For any of you that read my posting last week, you know that I am hanging around here on the North Island of New Zealand, and all forward progress has stalled once we arrived here at Whananaki. The country side is beautiful, the weather has been very pleasant, and there has been a very nice bunch of birds to keep me from getting itchy feet. If there was nothing more than the large group of Brown Teal here, it would be enough to keep me around for a while. They have cooperated nicely with my photographic endeavors, giving me great shot after great shot.

Here are  a few of my favorites from the last few days.





New Zealand is really not over populated with owls, but they do have a great little bird, called a Morepork, or Southern Boobook. The locals have given it this names, as it is a very accurate description of its nightly call, a very clear, ”more pork!” There has been one living right above the area we are staying in, and it calls every night, but I will be darned if I can locate it. This diminutive bird is very hard to locate; especially given the thick brush this one seems to favor.

Another bird that had been giving me fits, with regards to getting a decent photo have been the Eastern Rosella. Every morning, I would get a squawk, and see a bright green and blue flash over my head, and off to the top of another tall tree. By Monday morning, I finally had them scoped out, and was ready for their brief appearance. Of course, this was the morning they choose to just pop right out and sit there! Oh well, I got my shot, and feel like I earned it.


On Friday morning, we had a great friend and property owner, Ken Stephenson, offer to take un on his boat, out to the Poor Knight Islands. This is about a 15 mile run, from the beach house we were staying at, and what with the boat being anchored right in front, was just a matter of getting everyone ferried out to the boat. For most of the family, the boat was about seeing the incredible islands, and doing some fishing. For me, it was a chance to get off shore for some new birds, and, well, OK the fishing was pretty high up there too. Australian Gannets, Black Petrels, Flesh-footed Shearwaters, Buller’s Shearwaters, Sooty Shearwaters, and several Fairy Prions were all around the boat several times. And just for the record, we caught a nice bunch of snapper and trevally for dinner that night. Here is a picture of the Black Petrel, also known as a Parkinson’s Petrel.

While there are a few swift, martins and swallows that are considered rare in occurrence, the one swallow that is quite common is the Welcome Swallow. Here is one found resting on a log end, near the Brown Teal Pond.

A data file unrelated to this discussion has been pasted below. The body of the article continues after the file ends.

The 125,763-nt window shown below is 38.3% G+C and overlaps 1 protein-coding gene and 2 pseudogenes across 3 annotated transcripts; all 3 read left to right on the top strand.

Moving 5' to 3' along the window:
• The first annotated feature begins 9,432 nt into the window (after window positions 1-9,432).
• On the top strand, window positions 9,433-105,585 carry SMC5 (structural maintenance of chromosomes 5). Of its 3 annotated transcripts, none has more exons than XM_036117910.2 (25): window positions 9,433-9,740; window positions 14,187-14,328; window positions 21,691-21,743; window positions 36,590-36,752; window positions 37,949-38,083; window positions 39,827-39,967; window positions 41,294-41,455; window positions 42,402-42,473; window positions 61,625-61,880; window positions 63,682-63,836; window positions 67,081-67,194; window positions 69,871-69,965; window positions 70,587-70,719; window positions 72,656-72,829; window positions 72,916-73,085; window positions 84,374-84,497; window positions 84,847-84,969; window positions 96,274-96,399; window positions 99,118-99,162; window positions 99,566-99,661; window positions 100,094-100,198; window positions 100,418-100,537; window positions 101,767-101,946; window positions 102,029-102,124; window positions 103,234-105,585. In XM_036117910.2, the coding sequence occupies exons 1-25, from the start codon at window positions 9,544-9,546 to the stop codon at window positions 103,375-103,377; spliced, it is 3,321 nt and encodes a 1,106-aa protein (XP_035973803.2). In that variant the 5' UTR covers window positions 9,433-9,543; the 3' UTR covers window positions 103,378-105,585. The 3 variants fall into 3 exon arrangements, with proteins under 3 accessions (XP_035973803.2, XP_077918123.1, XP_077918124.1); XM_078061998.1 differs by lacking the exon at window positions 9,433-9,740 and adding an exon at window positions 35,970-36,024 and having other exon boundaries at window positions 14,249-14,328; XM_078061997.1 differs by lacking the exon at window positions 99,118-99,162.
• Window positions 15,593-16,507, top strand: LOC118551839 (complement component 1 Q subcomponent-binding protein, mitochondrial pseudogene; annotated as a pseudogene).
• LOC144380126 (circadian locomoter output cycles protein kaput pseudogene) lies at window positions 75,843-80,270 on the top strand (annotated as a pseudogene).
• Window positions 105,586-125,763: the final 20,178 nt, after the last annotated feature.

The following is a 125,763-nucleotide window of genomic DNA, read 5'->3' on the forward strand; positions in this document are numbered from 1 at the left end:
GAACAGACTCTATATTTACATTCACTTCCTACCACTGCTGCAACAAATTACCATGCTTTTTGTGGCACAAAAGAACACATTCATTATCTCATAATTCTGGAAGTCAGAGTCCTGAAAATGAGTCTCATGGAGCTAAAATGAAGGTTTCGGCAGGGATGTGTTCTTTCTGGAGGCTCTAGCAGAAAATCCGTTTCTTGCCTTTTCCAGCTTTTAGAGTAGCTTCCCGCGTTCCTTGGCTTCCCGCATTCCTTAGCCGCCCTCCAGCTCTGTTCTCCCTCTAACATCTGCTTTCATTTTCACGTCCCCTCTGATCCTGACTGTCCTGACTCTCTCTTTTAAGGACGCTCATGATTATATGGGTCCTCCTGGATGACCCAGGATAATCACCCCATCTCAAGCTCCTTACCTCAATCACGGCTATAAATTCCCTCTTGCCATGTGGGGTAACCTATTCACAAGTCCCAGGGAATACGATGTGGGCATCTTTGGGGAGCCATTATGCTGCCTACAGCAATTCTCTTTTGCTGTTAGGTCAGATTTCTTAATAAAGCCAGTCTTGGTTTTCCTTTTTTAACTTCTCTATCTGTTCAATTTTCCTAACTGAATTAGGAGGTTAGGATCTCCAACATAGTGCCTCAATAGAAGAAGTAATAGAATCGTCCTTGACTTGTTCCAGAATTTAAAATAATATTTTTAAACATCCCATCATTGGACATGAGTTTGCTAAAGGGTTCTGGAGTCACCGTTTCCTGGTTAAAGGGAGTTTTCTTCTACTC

New Zealand has what is considered to be a relatively rare bird, in the Gray Duck. Turns out, this is the same bird as our American Black Duck, and much like the US, there are fewer and fewer actual pure Gray Ducks. The have a habit of cross breeding with the local Mallards, and so many of the local New Zealanders call the Grayllards. Here on the pond, along with the Brown Teal, and a pair of Paradise Shelducks, are three, what appear to be pure Gray Ducks.

We will be back on the road tomorrow, so I am posting this a few days early, just make sure, as I am not to sure of my Wi-Fi in the next couple of days. So, as of 4-10-2018, New Zealand Time, the Little Big Year count is 292, with 98 New Zealand birds, and 88 new lifers! Next report will be form the far north end of the Island.

Written by Tom Brown
Tom Brown grew up in the high desert area of central Oregon. His love for birds and photography started at a young age. Thru the course of time, travel, and a lot of different occupations, he ended up living in Seattle, and met a girl with a sailboat. When he is not scouring whatever area they are in, looking for the next great bird photo, he can be found trying to earn enough money for the next adventure, and of course, a new lens or camera body! Having been nick-named “The Bird Nerd” by his last remaining friends and family, Tom continues search for that next lifer, and the accompanying photo that goes with it. Find his continuing adventures, photographs, and guiding opportunities at Focus on Feathers.